Schools in Hastings have been bitterly disappointed by the recent decision of the local authority, guided by the schools forum, to devolve £1.4 million of excellence cluster funding that had been intended for the most deprived schools. It is now to be shared throughout East Sussex. The rationale appears to be that the pupil premium will make up the additional costs. Can the Secretary of State please clarify whether additional funds from the pupil premium are considered as part of the overall funding when the assessment is made of the minimum funding guarantee?
Good careers advice is absolutely vital to those at risk of falling into neither earning nor learning. Following the demise of Connexions, will the Secretary of State say who will own the administrative data, counting in real time the numbers of young people who are not in education, employment or training?
The hon. Lady is right about good careers guidance, but she will know that a survey conducted by Edge found that 51% of young people regarded the advice from Connexions as inadequate. In moving to the new service, we will of course take on board those data, but we are also putting into place for the first time an all-age database to give people the advice they need in order to fulfil their potential.
My hon. Friend has lent his considerable weight to that campaign and it is important, whether we are thinking about swimming and physical education or more broadly, that we do everything we can to ensure that life-saving and first aid skills are part of what happens in our schools.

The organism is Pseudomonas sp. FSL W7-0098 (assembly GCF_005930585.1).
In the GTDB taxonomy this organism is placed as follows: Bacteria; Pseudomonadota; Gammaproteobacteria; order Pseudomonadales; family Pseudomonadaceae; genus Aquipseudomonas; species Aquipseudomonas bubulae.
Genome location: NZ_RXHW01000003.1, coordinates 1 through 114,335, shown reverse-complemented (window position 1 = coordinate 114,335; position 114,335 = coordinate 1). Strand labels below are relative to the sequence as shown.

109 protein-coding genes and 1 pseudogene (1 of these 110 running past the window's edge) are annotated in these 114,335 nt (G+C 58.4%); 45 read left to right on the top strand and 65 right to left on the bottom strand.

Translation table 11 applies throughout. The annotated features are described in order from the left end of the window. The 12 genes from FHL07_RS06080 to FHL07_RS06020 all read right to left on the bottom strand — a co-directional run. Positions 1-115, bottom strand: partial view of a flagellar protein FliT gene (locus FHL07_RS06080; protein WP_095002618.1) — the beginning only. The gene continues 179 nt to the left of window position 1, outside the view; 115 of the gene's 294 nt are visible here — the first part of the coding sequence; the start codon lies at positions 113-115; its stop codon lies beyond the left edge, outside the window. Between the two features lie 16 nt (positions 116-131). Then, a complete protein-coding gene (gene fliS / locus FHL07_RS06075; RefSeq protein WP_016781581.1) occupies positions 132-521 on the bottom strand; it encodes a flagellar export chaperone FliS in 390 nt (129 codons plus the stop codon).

Twelve months ago, the Secretary of State said that there was a compelling case to rebuild Tibshelf school. Meanwhile, the teachers are travelling 6 miles every day, tramping between two schools—Tibshelf and Deincourt in North Wingfield—yet we have heard nothing more from the Secretary of State. It sounds to me as though, like many of us, he is very good at talking the talk, but in government, you are supposed to walk the walk. When is this going to happen?
It is good to see the hon. Gentleman walking the walk without any mechanical or medical aid of any kind whatever; we are all reassured to see him in fine form. I have to say that the hon. Gentleman, as a former grammar school boy himself, should accept one thing: the difficult economic situation that we inherited and the difficult position that Derbyshire county council put us into after years of Labour rule mean that it is very difficult for us to do the work necessary to repair the school which needs our support so desperately.
We are doing everything possible with our reform of the school admissions code, which will be published shortly, to ensure that all children have a high-quality school place. I know that my hon. Friend has argued vigorously to ensure that every child on the Isle of Wight has a school of high quality close at hand. I look forward to working with him and the council.
Parents, staff and students across Sefton have raised concerns about the plans to create academies. Does the Secretary of State understand the need to gain support from parents, staff and students—and, indeed, the wider community—before converting schools to academies? Will he ensure that such major and irrevocable changes cannot be carried out by governing bodies without full consultation?
The popularity of academies is attested by the increasing number of parents who want their children to go to those schools. I am sure that every governing body contemplating this step will take the appropriate procedures and will ensure that this transformative change benefits all the students.